We all know how important it is to have a nonprofit board of directors full of people who have our backs — and that includes helping with fundraising.

Too often, though, we make do with boards that feel more like a weight around our necks (or a bunch of rubber stamps) than partners in our mission.

Fortunately, there’s an answer to this problem.

Right now, while we’re all catching our breath between Spring event season and the year-end fundraising push, I want you to ask yourself this important question:

Does our nonprofit have a strategic, consistent plan for recruiting the board members we want and need? Or do we wait until a few months before the yearly retreat and rush to get bodies with pulses in the door?

With this question in mind, here are some tips you can start putting in place right now to create a strong, motivated board filled with people who will give and get like mad:

6 Steps You Can Begin Today to Recruit a Nonprofit Board

1. Realize that board recruitment is a year-round process.

If your nonprofit doesn’t have a board development committee, hold a meeting with the most motivated members you have right now to create one. Then, assist this group in meeting every month to identify prospective board members and develop recruitment plans for each person.

2. Be selective!

Before you start making lists of people to recruit, agree on your standards for board membership and any skill sets you particularly need. My free ebook will help you create these standards, but for now keep in mind that you’re looking for individuals who are willing and able to do the work you need done — including helping with fundraising.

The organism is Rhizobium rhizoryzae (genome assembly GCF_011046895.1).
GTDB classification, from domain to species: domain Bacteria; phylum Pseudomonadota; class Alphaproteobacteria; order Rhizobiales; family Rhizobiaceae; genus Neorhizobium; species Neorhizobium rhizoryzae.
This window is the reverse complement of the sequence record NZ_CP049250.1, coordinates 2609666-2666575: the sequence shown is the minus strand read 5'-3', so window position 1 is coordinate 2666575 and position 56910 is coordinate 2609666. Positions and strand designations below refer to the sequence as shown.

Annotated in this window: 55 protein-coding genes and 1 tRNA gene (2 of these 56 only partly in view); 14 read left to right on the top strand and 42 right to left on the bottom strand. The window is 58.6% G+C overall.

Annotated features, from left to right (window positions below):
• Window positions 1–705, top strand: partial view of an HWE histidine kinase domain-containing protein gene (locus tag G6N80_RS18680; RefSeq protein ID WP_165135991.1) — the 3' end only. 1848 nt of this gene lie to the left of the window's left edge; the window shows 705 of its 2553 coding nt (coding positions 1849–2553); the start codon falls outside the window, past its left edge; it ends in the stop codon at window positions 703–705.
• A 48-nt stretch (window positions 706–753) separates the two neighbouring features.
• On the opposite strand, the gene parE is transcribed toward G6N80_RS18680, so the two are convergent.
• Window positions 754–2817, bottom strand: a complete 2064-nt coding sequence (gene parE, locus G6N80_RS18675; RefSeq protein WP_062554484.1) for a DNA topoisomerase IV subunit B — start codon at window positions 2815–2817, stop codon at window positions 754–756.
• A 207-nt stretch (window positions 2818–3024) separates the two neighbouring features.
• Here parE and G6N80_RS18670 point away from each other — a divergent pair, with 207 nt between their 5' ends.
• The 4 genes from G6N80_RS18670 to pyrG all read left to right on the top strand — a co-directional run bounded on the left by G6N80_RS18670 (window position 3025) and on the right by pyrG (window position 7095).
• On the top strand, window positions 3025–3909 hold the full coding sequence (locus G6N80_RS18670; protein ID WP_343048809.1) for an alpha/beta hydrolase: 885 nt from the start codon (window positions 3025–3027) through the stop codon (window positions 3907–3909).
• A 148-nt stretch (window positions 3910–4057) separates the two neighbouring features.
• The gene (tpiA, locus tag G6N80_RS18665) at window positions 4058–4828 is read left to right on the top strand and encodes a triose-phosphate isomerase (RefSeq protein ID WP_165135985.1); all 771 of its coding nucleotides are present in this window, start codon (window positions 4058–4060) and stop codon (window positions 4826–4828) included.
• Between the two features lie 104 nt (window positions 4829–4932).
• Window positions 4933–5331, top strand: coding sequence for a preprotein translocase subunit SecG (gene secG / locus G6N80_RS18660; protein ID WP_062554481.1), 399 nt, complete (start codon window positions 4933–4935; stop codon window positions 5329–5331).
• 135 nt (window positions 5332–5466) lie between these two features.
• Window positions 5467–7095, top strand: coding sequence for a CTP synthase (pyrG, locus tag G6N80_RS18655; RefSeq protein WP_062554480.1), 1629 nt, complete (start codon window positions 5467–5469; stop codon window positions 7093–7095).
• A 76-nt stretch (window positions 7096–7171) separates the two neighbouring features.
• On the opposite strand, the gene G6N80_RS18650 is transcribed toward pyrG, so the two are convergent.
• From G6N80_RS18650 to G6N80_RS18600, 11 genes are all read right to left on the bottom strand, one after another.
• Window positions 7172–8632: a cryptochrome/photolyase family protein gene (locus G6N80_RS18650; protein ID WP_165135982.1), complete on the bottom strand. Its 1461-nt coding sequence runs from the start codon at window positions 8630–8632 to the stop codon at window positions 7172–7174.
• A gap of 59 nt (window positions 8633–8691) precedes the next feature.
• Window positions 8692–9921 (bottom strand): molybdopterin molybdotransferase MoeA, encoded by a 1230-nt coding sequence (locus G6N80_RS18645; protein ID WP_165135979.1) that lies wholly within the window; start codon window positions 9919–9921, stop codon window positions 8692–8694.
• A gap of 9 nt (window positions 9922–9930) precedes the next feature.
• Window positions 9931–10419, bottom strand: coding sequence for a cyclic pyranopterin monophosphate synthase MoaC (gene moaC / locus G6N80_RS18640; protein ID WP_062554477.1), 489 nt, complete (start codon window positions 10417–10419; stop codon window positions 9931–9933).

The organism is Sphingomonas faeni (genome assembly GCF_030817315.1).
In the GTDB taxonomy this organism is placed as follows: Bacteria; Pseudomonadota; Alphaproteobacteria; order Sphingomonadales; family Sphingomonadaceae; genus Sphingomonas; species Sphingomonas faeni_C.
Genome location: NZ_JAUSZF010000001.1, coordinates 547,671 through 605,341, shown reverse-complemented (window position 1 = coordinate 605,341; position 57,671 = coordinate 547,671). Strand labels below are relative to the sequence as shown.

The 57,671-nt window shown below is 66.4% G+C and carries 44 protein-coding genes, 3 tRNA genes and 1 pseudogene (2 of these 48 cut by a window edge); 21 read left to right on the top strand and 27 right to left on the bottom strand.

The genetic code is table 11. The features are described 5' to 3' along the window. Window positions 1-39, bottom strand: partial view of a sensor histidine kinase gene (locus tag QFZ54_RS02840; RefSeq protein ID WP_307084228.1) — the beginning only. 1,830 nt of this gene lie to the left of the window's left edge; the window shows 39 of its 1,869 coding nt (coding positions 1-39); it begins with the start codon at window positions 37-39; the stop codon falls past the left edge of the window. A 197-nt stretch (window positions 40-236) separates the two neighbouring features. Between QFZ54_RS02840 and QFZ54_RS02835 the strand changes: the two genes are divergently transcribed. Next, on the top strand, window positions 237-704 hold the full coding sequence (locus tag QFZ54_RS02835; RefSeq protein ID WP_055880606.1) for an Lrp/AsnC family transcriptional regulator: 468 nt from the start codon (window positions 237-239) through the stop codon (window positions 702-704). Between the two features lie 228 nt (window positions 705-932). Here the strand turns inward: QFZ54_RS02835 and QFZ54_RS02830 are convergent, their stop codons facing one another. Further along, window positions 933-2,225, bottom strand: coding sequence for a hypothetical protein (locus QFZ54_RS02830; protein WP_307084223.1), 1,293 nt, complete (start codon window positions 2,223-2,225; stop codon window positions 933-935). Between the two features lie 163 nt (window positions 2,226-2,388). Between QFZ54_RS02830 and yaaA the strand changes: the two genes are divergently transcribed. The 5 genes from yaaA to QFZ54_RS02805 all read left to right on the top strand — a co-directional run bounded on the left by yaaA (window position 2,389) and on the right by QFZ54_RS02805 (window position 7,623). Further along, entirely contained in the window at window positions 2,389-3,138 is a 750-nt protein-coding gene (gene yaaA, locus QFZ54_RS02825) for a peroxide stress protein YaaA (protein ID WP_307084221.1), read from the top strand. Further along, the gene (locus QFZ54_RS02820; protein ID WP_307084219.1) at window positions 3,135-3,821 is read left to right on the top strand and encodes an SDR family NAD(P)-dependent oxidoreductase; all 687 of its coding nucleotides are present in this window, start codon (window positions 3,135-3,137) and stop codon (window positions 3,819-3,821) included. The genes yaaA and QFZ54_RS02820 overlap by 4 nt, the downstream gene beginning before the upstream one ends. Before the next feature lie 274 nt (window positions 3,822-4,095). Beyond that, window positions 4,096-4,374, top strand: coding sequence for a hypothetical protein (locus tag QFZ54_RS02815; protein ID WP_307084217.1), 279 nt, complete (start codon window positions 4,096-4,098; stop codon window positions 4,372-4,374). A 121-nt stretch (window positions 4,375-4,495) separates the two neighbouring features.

3. Start close to home.

Chances are you already have at least a few candidates who would love to serve. Who are these people? Your major donors!

Think about it – these are folks who have already made significant gifts. But that’s not all. Because they’ve also demonstrated that they’ll make time to meet with you to learn more about your mission and accomplishments!

4. Look further afield — but just a bit.

Help your board development committee do a bit of research to find out who in your community has made large gifts to similar organizations.

For example, “Charlene Smith” may have given $1 million to a national organization that works with children. There’s a good chance that Charlene cares just as much about the little ones right here at home.

5. Get out there and talk to people.

More important, get out there and listen to people — and encourage your board members to do the same.

You may have a friend/coworker/second cousin who is always griping that, for example, not enough is being done to help homeless people. It may well be time to see if that person wants to put their money (figuratively and literally) where their mouth is!

6. Seek out volunteers.

Don’t have room on your board right now? Ask your prospects to serve on a committee or volunteer in some other way.

Charlene might be willing to hold a tea party to share your work with her inner circle of “ladies who lunch.” These volunteer opportunities will really help your prospects learn more about your organization. They’ll also help you learn more about your prospects while, at the same time, increasing the amount of things you can accomplish.


Yes, this process takes time. But believe me, it’s worth it.

Dedicate yourself now to doing what’s necessary, consistently and throughout the year, to recruit a dedicated, fundraising-ready board. You’ll save yourself time, headaches, and stress for a long while to come.

What struggles have you had with your board? Let me know in the comments.